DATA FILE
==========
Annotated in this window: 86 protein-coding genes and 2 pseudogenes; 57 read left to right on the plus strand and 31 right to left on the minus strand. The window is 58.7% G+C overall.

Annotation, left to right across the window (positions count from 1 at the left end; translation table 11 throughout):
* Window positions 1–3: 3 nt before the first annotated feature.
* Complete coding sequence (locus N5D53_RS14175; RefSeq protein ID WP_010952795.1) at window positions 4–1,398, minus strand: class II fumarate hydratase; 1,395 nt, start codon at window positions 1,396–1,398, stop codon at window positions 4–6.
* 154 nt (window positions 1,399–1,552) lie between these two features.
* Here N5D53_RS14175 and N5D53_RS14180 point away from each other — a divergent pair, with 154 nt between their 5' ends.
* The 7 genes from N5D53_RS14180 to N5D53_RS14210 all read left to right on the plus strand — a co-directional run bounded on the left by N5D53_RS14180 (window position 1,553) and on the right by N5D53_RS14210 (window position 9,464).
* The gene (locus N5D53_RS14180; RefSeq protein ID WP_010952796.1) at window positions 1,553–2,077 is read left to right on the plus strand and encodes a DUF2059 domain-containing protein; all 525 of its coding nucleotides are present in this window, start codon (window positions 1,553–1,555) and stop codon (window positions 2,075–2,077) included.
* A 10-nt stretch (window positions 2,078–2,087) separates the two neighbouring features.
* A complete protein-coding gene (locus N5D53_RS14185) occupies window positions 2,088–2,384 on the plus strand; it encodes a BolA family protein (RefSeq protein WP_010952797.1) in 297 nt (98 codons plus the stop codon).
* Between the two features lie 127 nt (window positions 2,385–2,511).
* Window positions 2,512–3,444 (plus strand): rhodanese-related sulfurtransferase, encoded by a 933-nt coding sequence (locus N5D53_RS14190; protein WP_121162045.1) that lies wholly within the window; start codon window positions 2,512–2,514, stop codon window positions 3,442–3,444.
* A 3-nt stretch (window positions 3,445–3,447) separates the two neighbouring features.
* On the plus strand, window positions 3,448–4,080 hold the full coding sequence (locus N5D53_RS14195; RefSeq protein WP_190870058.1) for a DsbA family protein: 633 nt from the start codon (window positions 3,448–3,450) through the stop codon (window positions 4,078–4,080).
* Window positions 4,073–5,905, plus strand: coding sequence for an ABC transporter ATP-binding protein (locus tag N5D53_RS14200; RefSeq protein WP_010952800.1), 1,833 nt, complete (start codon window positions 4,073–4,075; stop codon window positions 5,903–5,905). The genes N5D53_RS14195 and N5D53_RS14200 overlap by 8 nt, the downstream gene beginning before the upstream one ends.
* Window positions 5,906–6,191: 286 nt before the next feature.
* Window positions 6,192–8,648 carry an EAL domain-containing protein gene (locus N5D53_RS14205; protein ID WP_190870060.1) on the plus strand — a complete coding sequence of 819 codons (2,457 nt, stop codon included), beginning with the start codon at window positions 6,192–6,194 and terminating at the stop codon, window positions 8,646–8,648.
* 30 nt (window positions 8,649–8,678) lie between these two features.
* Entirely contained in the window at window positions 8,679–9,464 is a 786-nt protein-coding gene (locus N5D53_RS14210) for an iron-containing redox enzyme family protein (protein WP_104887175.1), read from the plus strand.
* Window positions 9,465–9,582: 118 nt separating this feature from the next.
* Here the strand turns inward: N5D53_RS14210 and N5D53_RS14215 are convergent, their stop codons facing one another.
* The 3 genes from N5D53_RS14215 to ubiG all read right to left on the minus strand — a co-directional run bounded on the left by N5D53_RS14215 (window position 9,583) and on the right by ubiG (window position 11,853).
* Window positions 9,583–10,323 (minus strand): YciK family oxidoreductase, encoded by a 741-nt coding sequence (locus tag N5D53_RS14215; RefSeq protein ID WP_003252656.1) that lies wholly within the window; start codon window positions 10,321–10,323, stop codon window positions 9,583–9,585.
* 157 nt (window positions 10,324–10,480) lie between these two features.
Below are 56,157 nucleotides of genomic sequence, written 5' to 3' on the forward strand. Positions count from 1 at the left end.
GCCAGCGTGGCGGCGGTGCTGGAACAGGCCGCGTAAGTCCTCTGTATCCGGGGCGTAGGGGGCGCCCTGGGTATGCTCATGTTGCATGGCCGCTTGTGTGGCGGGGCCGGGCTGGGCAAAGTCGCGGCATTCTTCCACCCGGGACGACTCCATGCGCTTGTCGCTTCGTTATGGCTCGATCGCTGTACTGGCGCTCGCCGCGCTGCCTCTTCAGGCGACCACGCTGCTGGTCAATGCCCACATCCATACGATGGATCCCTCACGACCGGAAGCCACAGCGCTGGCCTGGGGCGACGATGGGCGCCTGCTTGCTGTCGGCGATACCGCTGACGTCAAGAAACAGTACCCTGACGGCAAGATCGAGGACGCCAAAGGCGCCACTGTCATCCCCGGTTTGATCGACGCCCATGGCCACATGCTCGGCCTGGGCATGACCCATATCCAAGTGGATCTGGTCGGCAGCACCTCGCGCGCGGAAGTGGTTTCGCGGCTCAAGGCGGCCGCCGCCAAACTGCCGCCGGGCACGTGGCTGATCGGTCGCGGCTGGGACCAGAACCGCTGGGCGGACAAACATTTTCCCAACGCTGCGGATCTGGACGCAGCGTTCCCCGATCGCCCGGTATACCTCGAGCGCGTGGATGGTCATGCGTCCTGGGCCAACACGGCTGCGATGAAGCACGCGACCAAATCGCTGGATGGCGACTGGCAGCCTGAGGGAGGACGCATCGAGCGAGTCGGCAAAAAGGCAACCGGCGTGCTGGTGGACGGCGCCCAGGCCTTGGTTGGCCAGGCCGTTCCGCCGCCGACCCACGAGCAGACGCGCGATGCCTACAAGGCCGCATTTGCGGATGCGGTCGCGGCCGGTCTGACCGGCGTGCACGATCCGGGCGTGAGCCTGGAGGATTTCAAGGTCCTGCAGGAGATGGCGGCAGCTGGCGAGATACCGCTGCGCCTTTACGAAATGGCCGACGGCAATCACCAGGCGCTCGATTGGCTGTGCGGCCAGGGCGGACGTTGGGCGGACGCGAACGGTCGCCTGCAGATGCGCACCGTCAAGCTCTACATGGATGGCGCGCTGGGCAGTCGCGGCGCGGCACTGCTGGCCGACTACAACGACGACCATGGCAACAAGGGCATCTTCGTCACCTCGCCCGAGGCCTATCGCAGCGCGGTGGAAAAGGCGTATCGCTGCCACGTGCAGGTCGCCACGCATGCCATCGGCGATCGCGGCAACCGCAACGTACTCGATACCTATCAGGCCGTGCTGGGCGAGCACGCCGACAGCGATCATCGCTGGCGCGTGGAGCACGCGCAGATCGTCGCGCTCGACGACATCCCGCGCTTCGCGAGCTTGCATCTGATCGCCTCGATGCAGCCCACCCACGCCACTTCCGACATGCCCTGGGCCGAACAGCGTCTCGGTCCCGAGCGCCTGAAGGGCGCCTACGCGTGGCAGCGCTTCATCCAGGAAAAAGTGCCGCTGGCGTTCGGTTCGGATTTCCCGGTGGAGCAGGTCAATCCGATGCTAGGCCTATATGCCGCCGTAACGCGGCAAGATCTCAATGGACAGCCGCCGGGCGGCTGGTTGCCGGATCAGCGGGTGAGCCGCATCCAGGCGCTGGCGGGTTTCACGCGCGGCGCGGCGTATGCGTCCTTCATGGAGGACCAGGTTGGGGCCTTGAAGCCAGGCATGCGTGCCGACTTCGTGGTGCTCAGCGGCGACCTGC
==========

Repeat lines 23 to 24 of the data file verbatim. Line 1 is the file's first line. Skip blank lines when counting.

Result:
* Window positions 9,583–10,323 (minus strand): YciK family oxidoreductase, encoded by a 741-nt coding sequence (locus tag N5D53_RS14215; RefSeq protein ID WP_003252656.1) that lies wholly within the window; start codon window positions 10,321–10,323, stop codon window positions 9,583–9,585.
* 157 nt (window positions 10,324–10,480) lie between these two features.